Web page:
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This involvement with state and national guidelines has aligned the program with expectations put in place by the American Cardiology Association. Managed Disease ProcessCHF can be a well-managed disease if it is detected and treated. An individual can manage the disease with lifestyle modifications and pharmacological agents. The patient may exhibit symptoms including shortness of breath with activity, a persistent cough, unexplained weight gain, and fatigue. Although these symptoms are interruptive, modifications such as taking breaks, spacing out activity, healthy diet, and medication adherence will keep them tolerable.
CONGESTIVE HEART FAILURE11A physician will prescribe a combination of medication to help the heart work more efficiently, keeping up with your body’s demands. This combination will include ACEIs, ARBs, beta-blockers, anticoagulants, diuretics, statins, digitalis, vasodilators, andcalcium channel blockers. Several of these prescribed medications will be taken daily to keep your pump working more effectively. A pill box can keep these medications organized, the right dose and right timing is imperative to prevent advancement. An individual that manages the disease well will have a regular visits to the cardiologist every three months. Dietary changes will involve a reduction of weight if your BMI is elevated. A reduction of sodium and free water intake will help with symptom management and edema. Even a moderate weight loss can have a significant impact of your CHF management. Light, low impact activity such as walking will be beneficial. Lastly, a well-managed patient must avoid smoking. The smoke of cigarettes carries carbon monoxide which further reduces oxygenation capabilities. Treatment may include a surgical intervention, such as a pacemaker or artificial pump, in addition to medications and lifestyle changes. Medical advancements have made many cardiac procedures less invasive utilizing interventional radiology. After a brief post-operative rehabilitation, longevity can be improved with these procedures. Thelife expectancy is improving with advancements in medicine, however, the long-term survival rate remains low. According to Warner, “about 50% of CHF patients have an average life expectancy of less than five years. For those with advanced forms of heart failure, nearly 90% die within one year” (Warner, 2008).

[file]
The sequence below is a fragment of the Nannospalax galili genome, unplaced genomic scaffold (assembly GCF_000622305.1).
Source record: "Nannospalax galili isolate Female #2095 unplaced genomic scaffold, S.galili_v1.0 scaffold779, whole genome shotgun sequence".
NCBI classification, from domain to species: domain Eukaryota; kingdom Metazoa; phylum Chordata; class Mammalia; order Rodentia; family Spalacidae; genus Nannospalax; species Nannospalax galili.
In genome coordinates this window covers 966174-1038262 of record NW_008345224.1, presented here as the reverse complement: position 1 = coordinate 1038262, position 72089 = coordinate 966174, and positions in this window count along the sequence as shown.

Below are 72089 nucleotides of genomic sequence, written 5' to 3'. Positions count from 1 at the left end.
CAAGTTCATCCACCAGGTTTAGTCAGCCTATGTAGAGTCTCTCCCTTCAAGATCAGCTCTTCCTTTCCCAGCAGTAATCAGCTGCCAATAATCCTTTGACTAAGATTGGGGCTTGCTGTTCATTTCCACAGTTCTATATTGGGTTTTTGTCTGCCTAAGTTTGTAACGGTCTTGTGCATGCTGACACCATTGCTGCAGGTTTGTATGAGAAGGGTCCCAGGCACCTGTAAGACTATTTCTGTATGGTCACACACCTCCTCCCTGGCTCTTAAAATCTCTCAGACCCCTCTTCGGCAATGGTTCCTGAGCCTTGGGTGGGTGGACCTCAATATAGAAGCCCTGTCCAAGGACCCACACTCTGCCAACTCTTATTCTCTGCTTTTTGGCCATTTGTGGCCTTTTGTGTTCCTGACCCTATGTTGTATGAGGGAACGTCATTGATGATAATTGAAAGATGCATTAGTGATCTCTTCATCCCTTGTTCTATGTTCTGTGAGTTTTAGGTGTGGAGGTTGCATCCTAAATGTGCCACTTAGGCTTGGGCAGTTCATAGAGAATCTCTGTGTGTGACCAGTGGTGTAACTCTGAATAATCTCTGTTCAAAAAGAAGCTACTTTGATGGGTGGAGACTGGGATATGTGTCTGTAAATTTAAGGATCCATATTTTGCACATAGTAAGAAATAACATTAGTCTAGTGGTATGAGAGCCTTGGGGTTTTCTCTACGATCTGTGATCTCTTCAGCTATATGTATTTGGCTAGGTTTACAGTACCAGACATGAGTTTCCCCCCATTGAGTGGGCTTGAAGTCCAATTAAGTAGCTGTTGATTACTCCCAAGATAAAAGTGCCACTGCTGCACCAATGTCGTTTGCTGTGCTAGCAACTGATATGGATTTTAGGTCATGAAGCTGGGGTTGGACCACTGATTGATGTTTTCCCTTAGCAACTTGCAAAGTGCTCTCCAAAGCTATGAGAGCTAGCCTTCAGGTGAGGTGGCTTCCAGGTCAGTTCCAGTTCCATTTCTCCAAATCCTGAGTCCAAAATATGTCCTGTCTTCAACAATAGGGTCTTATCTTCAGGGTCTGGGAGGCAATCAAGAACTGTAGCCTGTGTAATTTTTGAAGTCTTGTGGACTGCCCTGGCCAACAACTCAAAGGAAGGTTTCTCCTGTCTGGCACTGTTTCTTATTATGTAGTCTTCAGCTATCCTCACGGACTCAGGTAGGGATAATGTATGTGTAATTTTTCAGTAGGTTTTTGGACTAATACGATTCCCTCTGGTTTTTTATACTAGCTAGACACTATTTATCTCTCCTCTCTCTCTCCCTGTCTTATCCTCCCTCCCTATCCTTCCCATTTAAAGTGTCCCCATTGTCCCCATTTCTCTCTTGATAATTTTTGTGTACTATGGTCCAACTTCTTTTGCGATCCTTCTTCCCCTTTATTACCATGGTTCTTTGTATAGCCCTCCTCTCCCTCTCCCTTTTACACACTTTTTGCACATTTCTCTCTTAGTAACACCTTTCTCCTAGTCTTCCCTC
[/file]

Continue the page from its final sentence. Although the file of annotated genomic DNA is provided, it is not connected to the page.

CONGESTIVE HEART FAILURE12DisparitiesManaging CHF in a large metropolitan community, such as Denver, offers more resources and treatment options than those in more rural populations. According to CBS News, Kentucky has the highest rate of heart disease in the nation. In 2010, heart disease accounted form 23% of deaths in the state. With a lower socioeconomic status, ethnic diversity, and poor access to treatment, Kentucky takes a backseat to the rest of the country in managing CHF. This state is 66.5% obese, 29% current smokers, and 8.6% with diagnosed heart disease. With almost 8% of the population being African American, the rate of heart disease in this ethnicity is 20 times that of Caucasians.